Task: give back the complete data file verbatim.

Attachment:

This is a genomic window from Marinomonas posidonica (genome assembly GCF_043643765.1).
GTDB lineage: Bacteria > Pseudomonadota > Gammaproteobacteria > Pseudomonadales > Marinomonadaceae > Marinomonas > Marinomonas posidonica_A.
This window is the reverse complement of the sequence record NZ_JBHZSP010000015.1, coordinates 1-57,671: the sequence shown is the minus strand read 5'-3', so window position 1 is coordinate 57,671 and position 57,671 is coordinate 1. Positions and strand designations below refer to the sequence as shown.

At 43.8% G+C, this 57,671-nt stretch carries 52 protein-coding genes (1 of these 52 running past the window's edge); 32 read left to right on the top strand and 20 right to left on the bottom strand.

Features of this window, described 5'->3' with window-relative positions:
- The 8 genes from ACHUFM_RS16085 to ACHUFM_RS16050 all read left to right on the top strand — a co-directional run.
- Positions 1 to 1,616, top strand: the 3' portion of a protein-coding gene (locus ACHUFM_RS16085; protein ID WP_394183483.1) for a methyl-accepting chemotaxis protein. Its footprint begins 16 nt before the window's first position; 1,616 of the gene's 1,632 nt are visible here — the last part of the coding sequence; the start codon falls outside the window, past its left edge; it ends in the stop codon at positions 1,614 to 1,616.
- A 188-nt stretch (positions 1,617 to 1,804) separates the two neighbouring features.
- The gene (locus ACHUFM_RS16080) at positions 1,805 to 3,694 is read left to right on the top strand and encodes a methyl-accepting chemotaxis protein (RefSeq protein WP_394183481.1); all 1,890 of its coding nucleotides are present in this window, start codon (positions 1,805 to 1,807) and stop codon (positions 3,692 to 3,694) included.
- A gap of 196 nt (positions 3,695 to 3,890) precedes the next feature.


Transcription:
This is a genomic window from Marinomonas posidonica (genome assembly GCF_043643765.1).
GTDB lineage: Bacteria > Pseudomonadota > Gammaproteobacteria > Pseudomonadales > Marinomonadaceae > Marinomonas > Marinomonas posidonica_A.
This window is the reverse complement of the sequence record NZ_JBHZSP010000015.1, coordinates 1-57,671: the sequence shown is the minus strand read 5'-3', so window position 1 is coordinate 57,671 and position 57,671 is coordinate 1. Positions and strand designations below refer to the sequence as shown.

At 43.8% G+C, this 57,671-nt stretch carries 52 protein-coding genes (1 of these 52 running past the window's edge); 32 read left to right on the top strand and 20 right to left on the bottom strand.

Features of this window, described 5'->3' with window-relative positions:
- The 8 genes from ACHUFM_RS16085 to ACHUFM_RS16050 all read left to right on the top strand — a co-directional run.
- Positions 1 to 1,616, top strand: the 3' portion of a protein-coding gene (locus ACHUFM_RS16085; protein ID WP_394183483.1) for a methyl-accepting chemotaxis protein. Its footprint begins 16 nt before the window's first position; 1,616 of the gene's 1,632 nt are visible here — the last part of the coding sequence; the start codon falls outside the window, past its left edge; it ends in the stop codon at positions 1,614 to 1,616.
- A 188-nt stretch (positions 1,617 to 1,804) separates the two neighbouring features.
- The gene (locus ACHUFM_RS16080) at positions 1,805 to 3,694 is read left to right on the top strand and encodes a methyl-accepting chemotaxis protein (RefSeq protein WP_394183481.1); all 1,890 of its coding nucleotides are present in this window, start codon (positions 1,805 to 1,807) and stop codon (positions 3,692 to 3,694) included.
- A gap of 196 nt (positions 3,695 to 3,890) precedes the next feature.